Intel continues to impress with its efforts to improve the performance of its graphics drivers. Last October, the company focused on its DirectX 12 (DX12) drivers to accommodate demand for modern DX12 game titles. Earlier this year, the company pivoted to focus heavily on improving its DirectX 9 (DX9) drivers, rearchitecting the drivers to perform better in more legacy games running DX9. Now that it seems most games are sticking with DirectX 11 (DX11) for the foreseeable future, Intel has also focused on improving DX11 driver performance.
On top of this, Intel is also introducing new tools and metrics to help users detect whenever they are graphics-limited or CPU-limited in their games. Intel has released 30 driver updates since launch in October of last year, with support for 57 games through its Game On drivers for new game releases and support for more than 70 titles with its XeSS AI super sampling feature.
DX9 performance uplift
For Q3, Intel also provided an update on DX9 performance in its latest drivers, using the A750 launch Arc graphics drivers compared to the most recent Arc drivers. Performance uplift in games ranged from 10% for Guild Wars 2 all the way up to 77% for games like Skyrim and Counter-Strike: Global Offensive (CS: GO). For me, CS: GO is the standard for performance, and with nearly a million players a day on Steam, it is still an extremely popular and relevant title. I can’t wait to see how Intel’s Arc A750 and A770 GPUs perform in Counter-Strike 2, which is due out sometime this summer (whenever that might be in Valve time).
Intel has also talked about balanced builds, in which it tries to carefully match Intel Core CPUs with Arc GPUs at a bundled price. It began offering them earlier this year, with CPU/GPU bundles starting at $420 and full systems starting at $799. To get the program ramped up, Intel has partnered with leading boutique builders like Maingear. From what I’ve heard and seen, this program has been very successful; it is definitely an interesting way for Intel to target the mainstream gamers who want to get the most from their spending. Personally, if I were 11 years old again and building my first PC, one of these balanced build bundles would probably be where I started so I could maximize my budget.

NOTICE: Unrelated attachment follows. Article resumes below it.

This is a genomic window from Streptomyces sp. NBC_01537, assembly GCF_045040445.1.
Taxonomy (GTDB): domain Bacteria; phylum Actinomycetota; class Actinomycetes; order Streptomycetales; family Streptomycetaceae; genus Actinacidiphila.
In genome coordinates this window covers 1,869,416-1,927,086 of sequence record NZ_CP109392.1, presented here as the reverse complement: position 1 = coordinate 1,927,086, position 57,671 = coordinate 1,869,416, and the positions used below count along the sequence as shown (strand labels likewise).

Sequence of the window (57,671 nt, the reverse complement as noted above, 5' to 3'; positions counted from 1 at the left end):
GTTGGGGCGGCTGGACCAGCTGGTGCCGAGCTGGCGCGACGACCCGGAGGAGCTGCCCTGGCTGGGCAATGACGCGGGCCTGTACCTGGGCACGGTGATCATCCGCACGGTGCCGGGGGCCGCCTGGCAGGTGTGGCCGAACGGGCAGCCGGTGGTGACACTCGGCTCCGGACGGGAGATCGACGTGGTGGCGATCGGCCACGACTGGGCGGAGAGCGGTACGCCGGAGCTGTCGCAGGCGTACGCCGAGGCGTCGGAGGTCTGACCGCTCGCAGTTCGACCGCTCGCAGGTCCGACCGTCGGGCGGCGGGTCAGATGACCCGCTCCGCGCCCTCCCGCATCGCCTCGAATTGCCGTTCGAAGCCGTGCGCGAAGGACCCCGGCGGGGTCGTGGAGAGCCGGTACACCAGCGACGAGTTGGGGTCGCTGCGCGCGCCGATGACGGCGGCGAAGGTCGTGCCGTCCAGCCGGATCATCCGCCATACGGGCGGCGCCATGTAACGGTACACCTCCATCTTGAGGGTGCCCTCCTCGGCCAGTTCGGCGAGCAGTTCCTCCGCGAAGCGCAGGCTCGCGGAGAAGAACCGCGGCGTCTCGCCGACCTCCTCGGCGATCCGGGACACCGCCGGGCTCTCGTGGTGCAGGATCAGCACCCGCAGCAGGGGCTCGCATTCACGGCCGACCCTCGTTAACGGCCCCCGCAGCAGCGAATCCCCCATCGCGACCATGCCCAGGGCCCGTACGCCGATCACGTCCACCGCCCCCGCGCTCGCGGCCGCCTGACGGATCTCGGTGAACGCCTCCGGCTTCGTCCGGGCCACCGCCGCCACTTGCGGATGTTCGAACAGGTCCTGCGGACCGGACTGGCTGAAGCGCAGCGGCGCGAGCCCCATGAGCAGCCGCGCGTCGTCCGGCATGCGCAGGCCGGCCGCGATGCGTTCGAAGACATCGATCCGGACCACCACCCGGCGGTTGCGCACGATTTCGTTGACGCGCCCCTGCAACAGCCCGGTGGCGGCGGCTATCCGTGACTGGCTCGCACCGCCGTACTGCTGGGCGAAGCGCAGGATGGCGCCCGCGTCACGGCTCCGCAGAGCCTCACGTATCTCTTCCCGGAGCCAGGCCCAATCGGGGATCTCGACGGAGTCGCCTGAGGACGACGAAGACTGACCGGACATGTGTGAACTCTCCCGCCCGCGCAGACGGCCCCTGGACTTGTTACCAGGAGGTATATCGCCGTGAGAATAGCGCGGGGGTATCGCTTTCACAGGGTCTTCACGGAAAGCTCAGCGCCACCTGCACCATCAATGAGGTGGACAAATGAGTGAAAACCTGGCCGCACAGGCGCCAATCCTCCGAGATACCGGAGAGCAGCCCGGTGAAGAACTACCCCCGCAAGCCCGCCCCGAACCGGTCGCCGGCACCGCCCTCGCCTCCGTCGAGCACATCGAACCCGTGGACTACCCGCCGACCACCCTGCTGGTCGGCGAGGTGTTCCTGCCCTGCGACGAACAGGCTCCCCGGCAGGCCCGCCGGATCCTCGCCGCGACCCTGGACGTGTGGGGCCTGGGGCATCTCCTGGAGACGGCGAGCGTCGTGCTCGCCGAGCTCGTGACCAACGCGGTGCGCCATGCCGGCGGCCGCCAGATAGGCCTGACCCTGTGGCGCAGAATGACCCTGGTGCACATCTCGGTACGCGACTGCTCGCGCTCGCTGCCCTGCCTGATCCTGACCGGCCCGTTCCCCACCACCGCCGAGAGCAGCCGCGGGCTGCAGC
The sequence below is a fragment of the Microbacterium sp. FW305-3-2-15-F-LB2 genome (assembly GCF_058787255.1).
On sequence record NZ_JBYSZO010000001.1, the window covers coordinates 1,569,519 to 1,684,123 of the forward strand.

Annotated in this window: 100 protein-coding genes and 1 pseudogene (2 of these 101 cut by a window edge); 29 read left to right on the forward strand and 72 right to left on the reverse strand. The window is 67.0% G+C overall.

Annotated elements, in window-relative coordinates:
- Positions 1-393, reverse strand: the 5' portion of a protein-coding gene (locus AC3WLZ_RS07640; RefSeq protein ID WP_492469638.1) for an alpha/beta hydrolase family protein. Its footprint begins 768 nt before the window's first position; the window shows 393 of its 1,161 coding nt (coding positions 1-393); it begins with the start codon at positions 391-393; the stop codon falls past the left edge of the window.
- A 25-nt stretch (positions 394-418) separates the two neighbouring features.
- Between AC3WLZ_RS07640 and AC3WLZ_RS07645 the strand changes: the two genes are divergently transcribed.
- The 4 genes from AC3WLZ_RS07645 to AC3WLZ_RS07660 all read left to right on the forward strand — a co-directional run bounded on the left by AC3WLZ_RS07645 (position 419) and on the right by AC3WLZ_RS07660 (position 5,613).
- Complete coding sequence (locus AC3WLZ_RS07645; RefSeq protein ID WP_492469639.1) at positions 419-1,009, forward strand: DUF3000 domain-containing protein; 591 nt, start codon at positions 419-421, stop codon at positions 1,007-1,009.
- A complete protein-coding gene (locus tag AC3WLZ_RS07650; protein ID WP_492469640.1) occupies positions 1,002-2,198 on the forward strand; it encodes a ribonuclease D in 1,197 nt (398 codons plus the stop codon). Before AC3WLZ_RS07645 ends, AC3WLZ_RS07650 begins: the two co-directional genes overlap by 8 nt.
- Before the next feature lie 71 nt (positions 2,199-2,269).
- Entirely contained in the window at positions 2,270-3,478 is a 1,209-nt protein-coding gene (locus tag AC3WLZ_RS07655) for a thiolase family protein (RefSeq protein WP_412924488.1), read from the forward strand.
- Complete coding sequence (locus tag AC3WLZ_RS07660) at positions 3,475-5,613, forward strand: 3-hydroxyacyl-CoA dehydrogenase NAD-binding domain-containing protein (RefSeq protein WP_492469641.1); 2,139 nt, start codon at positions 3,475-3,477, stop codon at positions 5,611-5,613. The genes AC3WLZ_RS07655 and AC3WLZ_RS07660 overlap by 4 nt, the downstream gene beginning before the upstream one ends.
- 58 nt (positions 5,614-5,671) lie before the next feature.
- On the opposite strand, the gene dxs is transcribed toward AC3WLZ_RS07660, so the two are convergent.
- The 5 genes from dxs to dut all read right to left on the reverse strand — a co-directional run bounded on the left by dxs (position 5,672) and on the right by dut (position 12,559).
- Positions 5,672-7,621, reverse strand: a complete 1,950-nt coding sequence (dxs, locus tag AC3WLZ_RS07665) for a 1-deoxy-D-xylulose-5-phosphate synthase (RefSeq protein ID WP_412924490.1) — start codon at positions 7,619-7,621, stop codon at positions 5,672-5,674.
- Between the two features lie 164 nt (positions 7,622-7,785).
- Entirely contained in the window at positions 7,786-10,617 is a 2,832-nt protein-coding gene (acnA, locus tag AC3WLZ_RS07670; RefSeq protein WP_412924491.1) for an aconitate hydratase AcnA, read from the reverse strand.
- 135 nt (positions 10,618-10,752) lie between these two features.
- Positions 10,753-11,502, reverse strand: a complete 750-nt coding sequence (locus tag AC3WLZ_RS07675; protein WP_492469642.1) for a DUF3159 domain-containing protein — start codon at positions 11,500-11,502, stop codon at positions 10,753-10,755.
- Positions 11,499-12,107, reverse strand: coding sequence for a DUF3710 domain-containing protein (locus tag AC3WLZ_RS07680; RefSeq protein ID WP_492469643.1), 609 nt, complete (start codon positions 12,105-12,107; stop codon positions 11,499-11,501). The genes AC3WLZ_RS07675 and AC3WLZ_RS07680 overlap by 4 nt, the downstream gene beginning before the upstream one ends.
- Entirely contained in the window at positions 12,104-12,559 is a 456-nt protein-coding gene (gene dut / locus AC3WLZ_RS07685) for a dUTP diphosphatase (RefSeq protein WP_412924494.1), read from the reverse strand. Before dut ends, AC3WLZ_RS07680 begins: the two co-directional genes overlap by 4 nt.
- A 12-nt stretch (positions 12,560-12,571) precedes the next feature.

DX11 performance uplift
As shown in the chart below, some of the most popular games have seen huge performance uplifts in DX11 thanks to the new driver update. Notably, Overwatch 2 saw the biggest increase with a 33% uplift, while Grand Theft Auto (GTA) Online and GTA V both saw a 27% increase in performance. Dota 2 saw a considerable 20% uplift, while Valorant and Counter-Strike 2 both saw increases of 18%. When you consider how many millions of concurrent gamers play these games daily, these improvements are nothing to scoff at, especially since this is precisely the kind of free performance improvements that Intel promised gamers when it first launched the Arc line last October.
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Some of these performance increases in DX11 are less noticeable for Arc users with faster Core i9 CPUs like the 13900K. Honestly, though, I wouldn’t expect many people to spend almost 2x more for a CPU than a GPU, which would be the case in that scenario. It’s much more likely that a user would have a somewhat slower i5 13400F to go along with an A750; in that case, the improvements to the DX11 will make a real difference in performance. That said, Intel did make a good point that most reviewers will likely be testing with faster CPUs, which were less impacted by how Intel’s graphics driver handled DX11 performance. This is why Intel has redesigned its graphics drivers to allow GPU and CPU workloads to match each other better to ensure a better balance between the timing of the workloads so that frame times are improved as well.
Intel PresentMon Beta
Intel has also invested in updating its PresentMon performance capture and monitoring tool, which is the basis of many of its competitors’ tools as well. Intel has added a configurable performance overlay with real-time graphing that also offers PC balance metrics, which may come in handy to understand why certain games might not be performing up to expectations. This is great for the company because it will probably help Intel sell more CPUs and GPUs once gamers use the tool and realize that one or the other component is limiting their performance for certain titles.
Additionally, PresentMon is an open source tool with multi-vendor support, which means that it should work on Nvidia and AMD graphics cards as well. Nvidia’s FrameView application is based on PresentMon; Nvidia has added features to meet its specific needs where PresentMon didn’t offer them. It will be interesting to see which other features Nvidia and AMD implement, if they decide to.
Intel’s Arc series isn’t even a year old, and we’re already seeing the company’s investment in this family of GPUs yield sustained results for gamers. Now that Intel has addressed both DX9 and DX11 titles with these performance improvements, it’s in a great position where it can focus more on new titles to enable the best performance at launch, regardless of which engine a specific game runs on. These Game On drivers will be more refined and deliver a better experience for gamers from the outset, and that will be extremely exciting.
Inside of a year since launching the Alchemist (Arc) program, I believe that Intel has turned the corner on graphics drivers. That is no small task, especially considering the challenging climate inside Intel during that time. It’s also extremely timely for Intel, because I think that it—along with AMD—will continue to put pressure on Nvidia, which is great for gamers and the health of the industry. Now we just need more good games to drive demand.